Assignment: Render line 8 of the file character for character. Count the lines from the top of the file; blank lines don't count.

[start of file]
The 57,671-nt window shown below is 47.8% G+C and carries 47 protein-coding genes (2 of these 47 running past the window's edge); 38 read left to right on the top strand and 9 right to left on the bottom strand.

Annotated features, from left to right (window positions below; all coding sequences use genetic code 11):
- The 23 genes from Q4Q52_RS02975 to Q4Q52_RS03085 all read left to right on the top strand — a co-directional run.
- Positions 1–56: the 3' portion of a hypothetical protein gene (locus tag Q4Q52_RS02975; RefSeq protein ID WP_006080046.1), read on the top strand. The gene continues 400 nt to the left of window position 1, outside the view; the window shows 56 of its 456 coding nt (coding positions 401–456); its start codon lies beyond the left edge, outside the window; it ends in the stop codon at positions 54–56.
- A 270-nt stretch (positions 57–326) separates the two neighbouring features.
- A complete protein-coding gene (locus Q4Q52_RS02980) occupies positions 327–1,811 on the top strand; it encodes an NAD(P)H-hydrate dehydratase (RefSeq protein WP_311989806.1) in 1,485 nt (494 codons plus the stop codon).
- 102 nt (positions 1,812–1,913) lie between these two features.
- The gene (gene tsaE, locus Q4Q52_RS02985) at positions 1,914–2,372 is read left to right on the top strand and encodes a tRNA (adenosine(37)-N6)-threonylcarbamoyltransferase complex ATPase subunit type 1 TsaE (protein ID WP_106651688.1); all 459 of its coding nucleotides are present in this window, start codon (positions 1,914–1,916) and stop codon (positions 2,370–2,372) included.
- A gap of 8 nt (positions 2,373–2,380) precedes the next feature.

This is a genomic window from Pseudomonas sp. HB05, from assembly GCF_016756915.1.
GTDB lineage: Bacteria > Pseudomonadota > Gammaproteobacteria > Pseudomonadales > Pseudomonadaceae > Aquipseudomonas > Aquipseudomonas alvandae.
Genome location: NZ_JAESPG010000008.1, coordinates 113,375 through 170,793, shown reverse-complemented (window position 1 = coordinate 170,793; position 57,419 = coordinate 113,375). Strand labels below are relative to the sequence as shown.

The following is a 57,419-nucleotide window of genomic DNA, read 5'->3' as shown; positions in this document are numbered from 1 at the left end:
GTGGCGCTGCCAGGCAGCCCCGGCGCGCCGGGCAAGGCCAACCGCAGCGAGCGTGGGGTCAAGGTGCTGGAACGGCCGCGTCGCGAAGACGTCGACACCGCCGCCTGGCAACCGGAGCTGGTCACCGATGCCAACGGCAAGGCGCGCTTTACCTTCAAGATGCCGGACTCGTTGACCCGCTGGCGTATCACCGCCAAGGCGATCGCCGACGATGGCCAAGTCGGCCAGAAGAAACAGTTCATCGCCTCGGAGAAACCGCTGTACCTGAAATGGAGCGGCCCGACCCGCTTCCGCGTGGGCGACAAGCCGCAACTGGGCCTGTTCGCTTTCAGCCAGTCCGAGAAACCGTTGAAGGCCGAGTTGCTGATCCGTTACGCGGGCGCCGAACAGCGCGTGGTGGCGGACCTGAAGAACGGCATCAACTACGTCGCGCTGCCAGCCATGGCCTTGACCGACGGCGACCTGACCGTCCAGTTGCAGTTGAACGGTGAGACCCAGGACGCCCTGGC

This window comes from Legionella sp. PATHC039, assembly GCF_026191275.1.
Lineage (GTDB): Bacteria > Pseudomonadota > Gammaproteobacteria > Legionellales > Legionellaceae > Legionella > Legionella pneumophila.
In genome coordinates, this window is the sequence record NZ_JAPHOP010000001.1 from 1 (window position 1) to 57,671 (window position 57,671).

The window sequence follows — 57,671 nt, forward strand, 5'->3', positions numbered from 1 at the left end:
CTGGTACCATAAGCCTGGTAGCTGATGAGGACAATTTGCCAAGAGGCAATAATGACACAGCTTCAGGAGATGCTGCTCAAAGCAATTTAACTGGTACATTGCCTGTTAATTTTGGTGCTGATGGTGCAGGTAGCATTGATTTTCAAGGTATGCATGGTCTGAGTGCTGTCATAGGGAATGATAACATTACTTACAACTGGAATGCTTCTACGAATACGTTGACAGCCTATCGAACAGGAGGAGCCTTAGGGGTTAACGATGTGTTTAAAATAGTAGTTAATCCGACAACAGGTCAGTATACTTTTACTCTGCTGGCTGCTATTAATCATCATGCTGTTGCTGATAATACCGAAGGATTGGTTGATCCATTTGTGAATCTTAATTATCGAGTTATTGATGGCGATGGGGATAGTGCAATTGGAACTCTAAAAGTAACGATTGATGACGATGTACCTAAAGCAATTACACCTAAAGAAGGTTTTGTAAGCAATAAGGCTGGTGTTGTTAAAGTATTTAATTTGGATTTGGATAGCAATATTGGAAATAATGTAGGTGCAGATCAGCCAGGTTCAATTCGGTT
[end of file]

- The gene (gene tsaE, locus Q4Q52_RS02985) at positions 1,914–2,372 is read left to right on the top strand and encodes a tRNA (adenosine(37)-N6)-threonylcarbamoyltransferase complex ATPase subunit type 1 TsaE (protein ID WP_106651688.1); all 459 of its coding nucleotides are present in this window, start codon (positions 1,914–1,916) and stop codon (positions 2,370–2,372) included.